With the current rough economy, many businesses are struggling to survive. One of these companies is Rite Aid.
Competition is tough in the drugstore business with large competitors in CVS and Walgreens. Rite Aid has struggled with declining sales, earnings losses for 11 consecutive quarters, as well as a large amount of debt from its acquisition of Brooks/Eckerds.
So what does this mean for you?
If Rite Aid were to file for “Chapter 11” bankruptcy, federal law would allow them to stop honoring gift cards (although they would not be required to do so). If they were to file for “Chapter 7” bankruptcy (which is a total liquidation of the company), then you would be considered a creditor in the bankruptcy case up to the value of your gift card (meaning your gift card would likely have reduced or no value).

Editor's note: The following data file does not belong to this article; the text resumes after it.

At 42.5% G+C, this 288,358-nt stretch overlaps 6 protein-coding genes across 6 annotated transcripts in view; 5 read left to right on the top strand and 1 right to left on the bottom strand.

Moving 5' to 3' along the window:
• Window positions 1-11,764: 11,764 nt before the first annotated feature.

So, while it is just speculation that Rite Aid could face bankruptcy, you should be careful with how much money you have invested in Rite Aid gift cards and SCR deals. Make sure you are only spending money that you could afford to lose if something were to happen.
I would suggest that you request your SCR checks as soon as each SCR period ends. Also, you might want to think carefully before you roll your SCR check into Rite Aid gift cards.
Remember – just because a company files for “Chapter 11” bankruptcy, it doesn’t mean that they can’t emerge from bankruptcy a viable company, like GM has.
Corrie from “Centsable” Momma is the Deal Seeking Mom Store Expert for Rite Aid. At “Cents”able Momma, she helps others be “able” to save their “cents” by sharing great deals, coupons, freebies, money saving tips, and even a few methods to earn a little extra money.